How Artificial Intelligence Can Help Farmers Scout Crops

Read Time: 3 minutes

by Sachi Desai, Director of Business Development and Partnerships at the Climate Corporation
With input from Greg Rose, VP Business Development and Strategy at Intelinair

August 25, 2020

Share:

You can plant with sub-inch accuracy. Self-driving tractors have been around for so long the technology is almost old school. We’re at the point when some “new” technologies are not, in fact, all that new anymore! Another example of this is in scouting. Farmers have had good scouting imagery technology for many years now, and this is an area that is ripe with new opportunity from automation and artificial intelligence. Thanks to innovations from emerging ag-tech startups, the technology is evolving quickly.

See More of Your Fields, in Greater Detail

When dealing with thousands of acres, even an entire team of people cannot adequately cover every field. That’s why some innovators, including FieldView™ platform partner, Intelinair, are making visibility a top priority. They’re creating technology that enables your fields to come to you.

 

Intelinair flies 13 times during the season. Small-engine, low-flying planes offer a precise image of your fields. They fly once in early April, weekly in May and June, and every two weeks in July, August, and early September.
Image credit: Intelinair

 

“Thanks to innovations from emerging ag-tech startups, the technology is evolving quickly.”

 


Image credit: Intelinair

 

Artificial Intelligence Excels at Monotony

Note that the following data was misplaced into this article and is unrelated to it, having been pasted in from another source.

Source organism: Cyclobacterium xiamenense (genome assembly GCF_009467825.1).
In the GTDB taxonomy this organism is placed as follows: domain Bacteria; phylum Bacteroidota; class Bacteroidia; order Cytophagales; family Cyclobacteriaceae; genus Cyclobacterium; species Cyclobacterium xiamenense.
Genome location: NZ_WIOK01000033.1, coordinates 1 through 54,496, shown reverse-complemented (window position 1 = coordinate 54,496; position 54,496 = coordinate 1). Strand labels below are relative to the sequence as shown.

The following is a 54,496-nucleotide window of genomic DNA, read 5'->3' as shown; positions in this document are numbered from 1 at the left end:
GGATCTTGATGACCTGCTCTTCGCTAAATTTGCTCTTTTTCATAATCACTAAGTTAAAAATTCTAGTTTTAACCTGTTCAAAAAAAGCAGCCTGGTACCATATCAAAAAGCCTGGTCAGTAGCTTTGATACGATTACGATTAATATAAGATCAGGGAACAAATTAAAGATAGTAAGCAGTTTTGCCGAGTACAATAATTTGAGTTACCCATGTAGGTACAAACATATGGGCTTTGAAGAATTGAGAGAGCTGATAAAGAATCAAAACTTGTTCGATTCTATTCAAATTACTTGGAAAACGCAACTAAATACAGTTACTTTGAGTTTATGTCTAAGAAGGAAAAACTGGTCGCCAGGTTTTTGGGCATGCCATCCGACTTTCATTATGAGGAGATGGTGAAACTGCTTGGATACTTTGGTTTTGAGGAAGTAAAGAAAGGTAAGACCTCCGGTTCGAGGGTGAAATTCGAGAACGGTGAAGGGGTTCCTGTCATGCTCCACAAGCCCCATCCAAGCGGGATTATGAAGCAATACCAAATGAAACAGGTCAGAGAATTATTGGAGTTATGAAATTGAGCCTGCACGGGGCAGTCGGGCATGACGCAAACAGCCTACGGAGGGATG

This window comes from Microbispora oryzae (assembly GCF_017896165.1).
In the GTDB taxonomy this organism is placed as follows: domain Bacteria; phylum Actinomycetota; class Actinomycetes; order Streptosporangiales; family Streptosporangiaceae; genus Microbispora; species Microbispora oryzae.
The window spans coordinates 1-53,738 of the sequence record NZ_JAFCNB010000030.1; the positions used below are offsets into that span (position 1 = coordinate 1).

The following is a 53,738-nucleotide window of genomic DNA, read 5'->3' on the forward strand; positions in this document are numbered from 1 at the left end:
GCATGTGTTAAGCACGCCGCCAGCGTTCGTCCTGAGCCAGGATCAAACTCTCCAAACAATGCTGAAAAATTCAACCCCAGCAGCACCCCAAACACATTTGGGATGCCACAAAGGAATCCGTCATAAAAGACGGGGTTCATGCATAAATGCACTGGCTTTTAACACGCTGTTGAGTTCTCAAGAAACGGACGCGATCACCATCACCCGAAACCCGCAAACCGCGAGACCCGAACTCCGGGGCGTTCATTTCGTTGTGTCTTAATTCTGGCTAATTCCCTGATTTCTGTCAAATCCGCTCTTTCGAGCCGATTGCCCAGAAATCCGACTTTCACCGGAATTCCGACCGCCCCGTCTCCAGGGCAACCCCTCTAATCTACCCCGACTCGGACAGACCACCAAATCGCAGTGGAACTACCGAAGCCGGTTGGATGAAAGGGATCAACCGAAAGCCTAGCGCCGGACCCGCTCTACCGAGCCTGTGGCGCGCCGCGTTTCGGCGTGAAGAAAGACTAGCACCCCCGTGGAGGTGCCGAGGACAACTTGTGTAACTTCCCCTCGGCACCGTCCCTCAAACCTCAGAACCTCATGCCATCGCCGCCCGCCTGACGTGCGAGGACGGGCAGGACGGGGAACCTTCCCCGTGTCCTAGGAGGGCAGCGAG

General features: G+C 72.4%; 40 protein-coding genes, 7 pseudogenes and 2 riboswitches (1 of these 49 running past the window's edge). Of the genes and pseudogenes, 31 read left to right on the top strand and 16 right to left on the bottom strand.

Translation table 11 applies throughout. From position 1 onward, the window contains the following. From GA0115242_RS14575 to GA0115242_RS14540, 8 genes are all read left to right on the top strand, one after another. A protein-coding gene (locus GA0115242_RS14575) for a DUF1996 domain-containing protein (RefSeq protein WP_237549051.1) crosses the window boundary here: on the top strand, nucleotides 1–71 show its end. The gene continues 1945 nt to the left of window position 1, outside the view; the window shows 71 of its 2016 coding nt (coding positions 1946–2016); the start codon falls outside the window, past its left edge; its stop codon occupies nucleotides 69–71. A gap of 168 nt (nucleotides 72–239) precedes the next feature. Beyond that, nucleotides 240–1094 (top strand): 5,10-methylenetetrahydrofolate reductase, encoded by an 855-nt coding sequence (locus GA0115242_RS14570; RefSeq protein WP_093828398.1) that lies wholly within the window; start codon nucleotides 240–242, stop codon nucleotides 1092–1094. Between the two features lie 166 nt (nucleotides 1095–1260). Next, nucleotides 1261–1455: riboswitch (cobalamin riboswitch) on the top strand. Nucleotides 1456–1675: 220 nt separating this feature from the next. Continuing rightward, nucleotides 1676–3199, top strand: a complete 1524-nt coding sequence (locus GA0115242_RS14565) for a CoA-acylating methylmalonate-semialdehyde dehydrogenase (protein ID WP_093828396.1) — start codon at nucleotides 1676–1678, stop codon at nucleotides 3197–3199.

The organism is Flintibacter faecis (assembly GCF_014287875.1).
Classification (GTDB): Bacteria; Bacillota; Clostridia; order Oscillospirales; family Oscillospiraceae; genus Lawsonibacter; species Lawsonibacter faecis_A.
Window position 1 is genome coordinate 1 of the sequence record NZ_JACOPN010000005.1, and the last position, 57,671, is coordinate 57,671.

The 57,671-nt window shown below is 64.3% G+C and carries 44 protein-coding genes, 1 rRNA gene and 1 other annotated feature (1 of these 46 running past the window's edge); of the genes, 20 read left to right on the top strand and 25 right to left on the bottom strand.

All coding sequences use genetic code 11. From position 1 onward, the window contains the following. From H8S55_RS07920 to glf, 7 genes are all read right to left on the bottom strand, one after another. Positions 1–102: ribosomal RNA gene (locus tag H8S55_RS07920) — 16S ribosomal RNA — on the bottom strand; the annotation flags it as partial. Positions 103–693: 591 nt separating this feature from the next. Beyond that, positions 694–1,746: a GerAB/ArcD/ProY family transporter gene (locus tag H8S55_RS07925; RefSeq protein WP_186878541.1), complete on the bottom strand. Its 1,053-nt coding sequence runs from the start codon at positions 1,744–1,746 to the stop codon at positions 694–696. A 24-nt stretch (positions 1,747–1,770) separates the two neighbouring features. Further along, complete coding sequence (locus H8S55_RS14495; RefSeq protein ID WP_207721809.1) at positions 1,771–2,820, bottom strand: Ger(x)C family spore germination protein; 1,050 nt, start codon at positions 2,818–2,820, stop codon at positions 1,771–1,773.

Imagine looking at the same image of a field, week after week, searching for even the slightest variation. An activity that would sound mind-numbing to people is tailor-made for artificial intelligence. Machine learning (a subset of AI) uses algorithms to parse data, learn from it, and make determinations without human intervention. Since machines are built for repetition, machine learning can look pixel-by-pixel and notice even the slightest change in a field image. In the case of scouting innovations like those from Intelinair, field imagery data comes from planes, and is combined with other layers, such as moisture, soil and planting data. The algorithm uses this data to find changes in the field.

Machine learning uses algorithms to parse data, learn from it, and make determinations without human intervention.


 

Artificial Intelligence Can See The Light (Literally)

No doubt, the human eye is remarkable, but it has limitations. For instance, the amount of sunlight a plant reflects can tell us a great deal about the crop's health. High-tech cameras and software can see a much broader spectrum of light reflected by a crop. This is the same principle that informs technology like night-vision. Companies like Intelinair are deploying advanced, highly sensitive cameras, along with powerful software that can see changes the human eye would never detect.


 

The Future of Crop Scouting: No News is Good News